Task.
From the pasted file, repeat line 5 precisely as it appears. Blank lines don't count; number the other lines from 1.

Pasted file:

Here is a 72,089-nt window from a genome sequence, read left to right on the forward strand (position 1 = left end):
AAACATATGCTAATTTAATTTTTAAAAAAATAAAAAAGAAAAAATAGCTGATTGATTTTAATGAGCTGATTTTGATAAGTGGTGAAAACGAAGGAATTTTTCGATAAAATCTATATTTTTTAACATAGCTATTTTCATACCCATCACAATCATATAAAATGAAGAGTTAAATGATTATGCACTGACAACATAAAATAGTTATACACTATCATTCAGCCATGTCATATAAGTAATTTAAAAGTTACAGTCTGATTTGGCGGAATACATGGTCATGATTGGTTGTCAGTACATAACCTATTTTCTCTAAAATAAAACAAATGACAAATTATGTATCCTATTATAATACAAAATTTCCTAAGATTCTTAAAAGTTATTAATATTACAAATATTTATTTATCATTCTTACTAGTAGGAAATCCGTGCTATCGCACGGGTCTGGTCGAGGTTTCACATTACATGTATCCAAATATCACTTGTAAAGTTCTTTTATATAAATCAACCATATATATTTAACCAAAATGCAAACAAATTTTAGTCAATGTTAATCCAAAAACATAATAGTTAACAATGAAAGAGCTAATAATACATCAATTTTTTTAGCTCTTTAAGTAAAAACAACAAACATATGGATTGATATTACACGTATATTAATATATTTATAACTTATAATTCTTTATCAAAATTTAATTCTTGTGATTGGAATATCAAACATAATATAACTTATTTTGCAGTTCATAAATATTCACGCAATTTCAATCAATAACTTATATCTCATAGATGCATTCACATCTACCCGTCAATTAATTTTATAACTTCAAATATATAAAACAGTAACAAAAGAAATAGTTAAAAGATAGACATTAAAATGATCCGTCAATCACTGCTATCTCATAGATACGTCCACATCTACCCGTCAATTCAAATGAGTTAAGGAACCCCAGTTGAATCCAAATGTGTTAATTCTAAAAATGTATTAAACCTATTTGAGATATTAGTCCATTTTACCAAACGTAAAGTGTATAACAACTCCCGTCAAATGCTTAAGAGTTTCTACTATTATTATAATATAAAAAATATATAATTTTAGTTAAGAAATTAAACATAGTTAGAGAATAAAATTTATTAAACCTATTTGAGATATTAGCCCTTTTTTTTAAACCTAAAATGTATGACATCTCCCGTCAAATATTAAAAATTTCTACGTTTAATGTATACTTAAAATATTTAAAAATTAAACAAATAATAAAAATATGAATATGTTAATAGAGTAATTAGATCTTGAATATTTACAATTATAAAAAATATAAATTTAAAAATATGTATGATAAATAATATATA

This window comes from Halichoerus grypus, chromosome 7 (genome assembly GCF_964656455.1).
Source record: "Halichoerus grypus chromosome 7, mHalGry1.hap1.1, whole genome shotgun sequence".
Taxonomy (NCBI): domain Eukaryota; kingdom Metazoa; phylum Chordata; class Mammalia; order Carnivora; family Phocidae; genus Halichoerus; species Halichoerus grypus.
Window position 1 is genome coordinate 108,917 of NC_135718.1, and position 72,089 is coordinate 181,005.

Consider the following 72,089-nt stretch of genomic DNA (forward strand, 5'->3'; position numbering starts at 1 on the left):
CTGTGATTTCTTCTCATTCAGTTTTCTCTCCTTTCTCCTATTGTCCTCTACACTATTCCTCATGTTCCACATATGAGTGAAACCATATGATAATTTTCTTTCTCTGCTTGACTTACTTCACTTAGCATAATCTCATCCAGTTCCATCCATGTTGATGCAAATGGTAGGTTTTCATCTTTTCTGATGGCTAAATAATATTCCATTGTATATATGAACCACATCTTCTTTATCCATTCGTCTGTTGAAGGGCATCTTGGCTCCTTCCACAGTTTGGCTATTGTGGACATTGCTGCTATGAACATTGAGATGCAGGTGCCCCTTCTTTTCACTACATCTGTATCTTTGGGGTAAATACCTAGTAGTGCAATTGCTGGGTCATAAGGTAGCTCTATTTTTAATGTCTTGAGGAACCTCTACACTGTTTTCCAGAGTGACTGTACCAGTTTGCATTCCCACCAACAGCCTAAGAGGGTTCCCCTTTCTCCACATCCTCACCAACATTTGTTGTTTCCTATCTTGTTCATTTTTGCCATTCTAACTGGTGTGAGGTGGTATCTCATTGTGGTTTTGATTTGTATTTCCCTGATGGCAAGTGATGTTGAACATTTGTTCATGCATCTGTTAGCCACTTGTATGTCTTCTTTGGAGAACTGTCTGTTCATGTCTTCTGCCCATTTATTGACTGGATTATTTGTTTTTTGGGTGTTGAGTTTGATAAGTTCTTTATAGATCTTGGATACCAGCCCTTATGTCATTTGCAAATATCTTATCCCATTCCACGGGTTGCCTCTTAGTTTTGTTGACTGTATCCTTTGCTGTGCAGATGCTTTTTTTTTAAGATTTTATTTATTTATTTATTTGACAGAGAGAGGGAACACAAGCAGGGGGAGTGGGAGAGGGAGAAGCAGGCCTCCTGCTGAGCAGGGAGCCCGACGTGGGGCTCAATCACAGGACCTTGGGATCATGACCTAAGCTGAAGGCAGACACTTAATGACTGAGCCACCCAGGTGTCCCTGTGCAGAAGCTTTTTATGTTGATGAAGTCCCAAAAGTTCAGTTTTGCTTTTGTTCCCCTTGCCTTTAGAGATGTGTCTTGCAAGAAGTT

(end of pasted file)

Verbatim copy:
Taxonomy (NCBI): domain Eukaryota; kingdom Metazoa; phylum Chordata; class Mammalia; order Carnivora; family Phocidae; genus Halichoerus; species Halichoerus grypus.